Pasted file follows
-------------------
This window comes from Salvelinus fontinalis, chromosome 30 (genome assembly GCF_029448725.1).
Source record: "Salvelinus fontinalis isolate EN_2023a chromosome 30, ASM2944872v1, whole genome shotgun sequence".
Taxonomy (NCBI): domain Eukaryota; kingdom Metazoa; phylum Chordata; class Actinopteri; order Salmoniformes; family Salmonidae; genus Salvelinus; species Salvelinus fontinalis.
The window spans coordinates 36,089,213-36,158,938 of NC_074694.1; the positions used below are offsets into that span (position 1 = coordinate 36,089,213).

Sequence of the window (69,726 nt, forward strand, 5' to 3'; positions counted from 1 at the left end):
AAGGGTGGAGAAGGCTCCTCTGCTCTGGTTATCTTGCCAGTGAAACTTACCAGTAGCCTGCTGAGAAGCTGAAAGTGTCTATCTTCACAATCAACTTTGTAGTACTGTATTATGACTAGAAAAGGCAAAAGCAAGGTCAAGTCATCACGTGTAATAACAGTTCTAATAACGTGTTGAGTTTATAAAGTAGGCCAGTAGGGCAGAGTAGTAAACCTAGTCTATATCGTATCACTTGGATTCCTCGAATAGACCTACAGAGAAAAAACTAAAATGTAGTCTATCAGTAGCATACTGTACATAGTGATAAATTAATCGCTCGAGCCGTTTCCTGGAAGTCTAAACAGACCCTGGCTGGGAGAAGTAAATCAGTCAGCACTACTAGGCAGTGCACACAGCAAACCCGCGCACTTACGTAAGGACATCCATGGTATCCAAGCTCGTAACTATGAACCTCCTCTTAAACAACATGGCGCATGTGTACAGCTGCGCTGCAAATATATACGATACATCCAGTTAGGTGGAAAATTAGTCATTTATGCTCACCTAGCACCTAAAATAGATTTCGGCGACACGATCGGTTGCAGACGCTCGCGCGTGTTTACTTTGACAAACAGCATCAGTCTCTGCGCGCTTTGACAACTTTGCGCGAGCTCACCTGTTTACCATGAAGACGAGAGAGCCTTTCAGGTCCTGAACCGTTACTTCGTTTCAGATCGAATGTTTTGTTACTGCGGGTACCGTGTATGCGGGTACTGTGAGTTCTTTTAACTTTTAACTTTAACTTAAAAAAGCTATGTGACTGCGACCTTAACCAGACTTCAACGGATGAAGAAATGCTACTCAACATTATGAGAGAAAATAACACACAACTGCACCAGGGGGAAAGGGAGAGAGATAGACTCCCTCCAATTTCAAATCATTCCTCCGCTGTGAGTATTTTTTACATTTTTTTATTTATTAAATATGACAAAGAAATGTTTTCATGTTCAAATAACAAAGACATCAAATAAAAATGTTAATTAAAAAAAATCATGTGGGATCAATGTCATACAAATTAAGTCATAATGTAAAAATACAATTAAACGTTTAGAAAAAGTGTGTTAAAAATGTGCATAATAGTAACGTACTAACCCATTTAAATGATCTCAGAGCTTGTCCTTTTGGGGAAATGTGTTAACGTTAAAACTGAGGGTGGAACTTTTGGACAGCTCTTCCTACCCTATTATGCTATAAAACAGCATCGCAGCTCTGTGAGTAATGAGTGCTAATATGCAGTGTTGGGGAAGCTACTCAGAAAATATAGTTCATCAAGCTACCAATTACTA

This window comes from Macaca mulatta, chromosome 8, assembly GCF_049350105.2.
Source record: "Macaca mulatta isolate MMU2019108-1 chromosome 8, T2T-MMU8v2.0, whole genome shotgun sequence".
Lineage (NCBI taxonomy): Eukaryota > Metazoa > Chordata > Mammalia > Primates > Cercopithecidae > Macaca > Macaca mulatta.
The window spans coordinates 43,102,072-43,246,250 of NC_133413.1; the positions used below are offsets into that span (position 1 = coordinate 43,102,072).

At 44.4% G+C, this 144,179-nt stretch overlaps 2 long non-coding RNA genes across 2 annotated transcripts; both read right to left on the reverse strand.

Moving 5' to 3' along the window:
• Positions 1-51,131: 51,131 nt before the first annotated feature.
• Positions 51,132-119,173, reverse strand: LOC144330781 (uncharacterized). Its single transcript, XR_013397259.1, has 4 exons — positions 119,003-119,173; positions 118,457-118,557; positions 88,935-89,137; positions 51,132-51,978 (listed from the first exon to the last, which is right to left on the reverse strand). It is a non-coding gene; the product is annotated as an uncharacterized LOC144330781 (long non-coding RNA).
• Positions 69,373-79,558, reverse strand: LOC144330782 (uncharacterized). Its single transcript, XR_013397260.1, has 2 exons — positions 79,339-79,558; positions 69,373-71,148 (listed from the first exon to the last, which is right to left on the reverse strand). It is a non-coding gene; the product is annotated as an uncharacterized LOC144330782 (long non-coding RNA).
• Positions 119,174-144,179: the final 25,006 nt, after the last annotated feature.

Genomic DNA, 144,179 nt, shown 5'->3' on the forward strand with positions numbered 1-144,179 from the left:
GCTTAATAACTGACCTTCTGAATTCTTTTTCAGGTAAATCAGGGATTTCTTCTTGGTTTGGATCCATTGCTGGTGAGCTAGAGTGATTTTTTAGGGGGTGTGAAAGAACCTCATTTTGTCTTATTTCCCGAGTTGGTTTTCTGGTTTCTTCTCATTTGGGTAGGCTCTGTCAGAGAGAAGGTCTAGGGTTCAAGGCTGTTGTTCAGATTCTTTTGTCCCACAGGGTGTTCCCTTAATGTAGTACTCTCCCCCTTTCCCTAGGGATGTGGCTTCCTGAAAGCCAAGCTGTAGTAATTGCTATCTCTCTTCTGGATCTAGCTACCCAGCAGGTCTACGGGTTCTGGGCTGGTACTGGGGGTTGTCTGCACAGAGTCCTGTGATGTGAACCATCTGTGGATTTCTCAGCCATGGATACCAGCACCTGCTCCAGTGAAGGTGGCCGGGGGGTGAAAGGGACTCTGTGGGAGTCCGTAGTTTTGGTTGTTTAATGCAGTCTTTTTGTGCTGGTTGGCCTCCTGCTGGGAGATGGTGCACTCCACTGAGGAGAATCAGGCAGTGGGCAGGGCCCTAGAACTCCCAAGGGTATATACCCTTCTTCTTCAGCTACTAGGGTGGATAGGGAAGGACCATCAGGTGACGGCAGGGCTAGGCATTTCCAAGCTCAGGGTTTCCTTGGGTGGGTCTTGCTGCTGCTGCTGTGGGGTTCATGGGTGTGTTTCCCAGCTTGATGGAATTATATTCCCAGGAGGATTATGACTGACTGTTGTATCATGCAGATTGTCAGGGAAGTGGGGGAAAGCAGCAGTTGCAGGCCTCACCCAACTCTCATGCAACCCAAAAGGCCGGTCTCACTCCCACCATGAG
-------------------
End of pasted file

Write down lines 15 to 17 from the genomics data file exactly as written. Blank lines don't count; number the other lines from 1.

• Positions 69,373-79,558, reverse strand: LOC144330782 (uncharacterized). Its single transcript, XR_013397260.1, has 2 exons — positions 79,339-79,558; positions 69,373-71,148 (listed from the first exon to the last, which is right to left on the reverse strand). It is a non-coding gene; the product is annotated as an uncharacterized LOC144330782 (long non-coding RNA).
• Positions 119,174-144,179: the final 25,006 nt, after the last annotated feature.

Genomic DNA, 144,179 nt, shown 5'->3' on the forward strand with positions numbered 1-144,179 from the left: